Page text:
For the USA, 1945 was a victory not only over the Axis powers, but also over the hegemony of European power and culture. This book explores how, since that time, American social and artistic history has shaped what we know as contemporary art, and how American art has responded to the unique cultural conditions of the time. For fifty years following World War II, New York was the centre of world art, influencing artists well beyond the USA. And, as Katy Siegel argues, since America lacked the European traditions underlying art, American art instead responded to extreme social conditions native to the country. Artists’ preoccupations ranged across a broad spectrum that encompassed issues of race, mass culture, the individual, suburbia, apocalypse and nuclear destruction, and Since ’45 discusses how these themes came to find their place in artworks. From Rothko’s planes of colour to Warhol’s serial silkscreens, from Richard Prince’s cowboys to Faith Ringgold’s Black Light series, Since ’45 examines artists and artworks within the broader spectrum of American society. Siegel’s narrative moves fluidly from discussion of artists’ works, art museums and galleries over the decades, to cultural influences and momentous historical events. In addition, rather than arguing on nationalist grounds, or viewing American culture as representative of a now-devalued nation, she explores how US culture dominated not only America’s artists, but created conditions that now, after the full globalization of the art world, affect artists worldwide. Lucidly argued and readable, combining aesthetic and social concerns, Since ’45 sheds light on the complexities of American art over half a century and more. It will interest all readers engaged in post-war and contemporary art in the USA and beyond.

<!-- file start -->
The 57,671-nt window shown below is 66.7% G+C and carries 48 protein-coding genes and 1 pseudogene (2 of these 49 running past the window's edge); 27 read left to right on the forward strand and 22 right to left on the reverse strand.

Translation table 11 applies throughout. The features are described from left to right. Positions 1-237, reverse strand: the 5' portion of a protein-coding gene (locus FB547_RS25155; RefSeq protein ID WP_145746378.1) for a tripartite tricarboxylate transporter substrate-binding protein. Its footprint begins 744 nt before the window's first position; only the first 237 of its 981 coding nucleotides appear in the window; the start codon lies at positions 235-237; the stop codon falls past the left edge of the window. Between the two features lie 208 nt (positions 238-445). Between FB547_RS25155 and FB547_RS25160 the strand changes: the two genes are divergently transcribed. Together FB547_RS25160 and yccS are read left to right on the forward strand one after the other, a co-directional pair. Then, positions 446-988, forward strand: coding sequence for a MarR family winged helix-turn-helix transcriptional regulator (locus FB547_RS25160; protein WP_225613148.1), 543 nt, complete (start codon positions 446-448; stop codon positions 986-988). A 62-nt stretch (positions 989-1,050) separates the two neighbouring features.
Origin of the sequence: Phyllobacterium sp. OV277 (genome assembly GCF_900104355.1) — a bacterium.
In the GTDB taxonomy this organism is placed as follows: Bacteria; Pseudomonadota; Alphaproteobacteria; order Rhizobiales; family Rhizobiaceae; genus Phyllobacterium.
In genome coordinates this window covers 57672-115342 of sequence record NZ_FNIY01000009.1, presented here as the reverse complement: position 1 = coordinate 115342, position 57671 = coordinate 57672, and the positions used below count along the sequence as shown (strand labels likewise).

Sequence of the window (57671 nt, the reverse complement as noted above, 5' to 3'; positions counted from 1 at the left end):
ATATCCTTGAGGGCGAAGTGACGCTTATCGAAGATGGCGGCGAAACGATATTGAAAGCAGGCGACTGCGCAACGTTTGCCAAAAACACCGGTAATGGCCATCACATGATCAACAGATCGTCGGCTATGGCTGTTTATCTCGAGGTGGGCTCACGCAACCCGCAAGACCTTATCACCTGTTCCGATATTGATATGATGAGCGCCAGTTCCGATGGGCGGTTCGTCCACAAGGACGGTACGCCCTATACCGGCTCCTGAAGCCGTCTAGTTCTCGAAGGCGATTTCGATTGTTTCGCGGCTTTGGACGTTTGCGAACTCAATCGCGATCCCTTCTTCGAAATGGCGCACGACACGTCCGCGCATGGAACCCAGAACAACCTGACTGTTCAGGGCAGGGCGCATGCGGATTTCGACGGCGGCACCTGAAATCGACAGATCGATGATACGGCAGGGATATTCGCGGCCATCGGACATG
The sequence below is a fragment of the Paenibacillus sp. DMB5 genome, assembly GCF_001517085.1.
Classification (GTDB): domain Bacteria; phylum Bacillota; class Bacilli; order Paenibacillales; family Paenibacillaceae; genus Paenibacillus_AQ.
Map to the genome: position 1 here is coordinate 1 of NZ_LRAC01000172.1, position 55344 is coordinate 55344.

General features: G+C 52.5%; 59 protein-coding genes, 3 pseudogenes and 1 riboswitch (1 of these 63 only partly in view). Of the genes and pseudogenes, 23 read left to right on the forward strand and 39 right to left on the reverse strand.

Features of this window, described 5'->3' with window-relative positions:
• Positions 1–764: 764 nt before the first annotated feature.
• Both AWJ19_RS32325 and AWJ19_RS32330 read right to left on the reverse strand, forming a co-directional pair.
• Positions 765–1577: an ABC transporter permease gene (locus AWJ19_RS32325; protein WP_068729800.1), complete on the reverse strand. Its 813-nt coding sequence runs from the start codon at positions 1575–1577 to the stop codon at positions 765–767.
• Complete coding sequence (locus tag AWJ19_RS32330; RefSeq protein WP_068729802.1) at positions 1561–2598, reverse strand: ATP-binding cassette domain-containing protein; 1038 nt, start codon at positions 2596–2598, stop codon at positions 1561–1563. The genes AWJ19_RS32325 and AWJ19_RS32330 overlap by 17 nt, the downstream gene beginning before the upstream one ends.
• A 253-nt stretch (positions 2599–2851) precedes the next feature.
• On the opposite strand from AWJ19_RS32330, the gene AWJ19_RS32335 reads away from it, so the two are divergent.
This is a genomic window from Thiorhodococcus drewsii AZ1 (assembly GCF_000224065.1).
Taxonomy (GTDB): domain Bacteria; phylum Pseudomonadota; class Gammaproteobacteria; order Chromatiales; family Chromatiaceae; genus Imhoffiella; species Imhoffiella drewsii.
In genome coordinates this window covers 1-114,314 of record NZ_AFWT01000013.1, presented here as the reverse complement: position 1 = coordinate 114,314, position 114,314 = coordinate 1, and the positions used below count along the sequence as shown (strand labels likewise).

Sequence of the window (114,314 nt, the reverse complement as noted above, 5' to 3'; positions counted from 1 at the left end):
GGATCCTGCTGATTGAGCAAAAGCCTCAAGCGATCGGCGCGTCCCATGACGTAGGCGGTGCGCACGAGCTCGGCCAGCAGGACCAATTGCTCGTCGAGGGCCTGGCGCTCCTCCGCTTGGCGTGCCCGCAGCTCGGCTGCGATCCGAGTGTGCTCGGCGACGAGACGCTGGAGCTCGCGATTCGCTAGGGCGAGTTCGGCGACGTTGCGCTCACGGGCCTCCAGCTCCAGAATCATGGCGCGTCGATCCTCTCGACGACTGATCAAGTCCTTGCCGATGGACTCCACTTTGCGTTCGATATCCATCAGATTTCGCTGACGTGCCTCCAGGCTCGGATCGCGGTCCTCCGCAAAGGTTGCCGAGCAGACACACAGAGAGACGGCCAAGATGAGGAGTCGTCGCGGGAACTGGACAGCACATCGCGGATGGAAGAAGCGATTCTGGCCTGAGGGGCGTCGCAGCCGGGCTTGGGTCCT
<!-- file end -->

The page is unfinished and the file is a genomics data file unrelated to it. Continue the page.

About Katy Siegel
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Published March 28, 2013
by Reaktion Books.
History, Computers & Technology, Arts & Photography.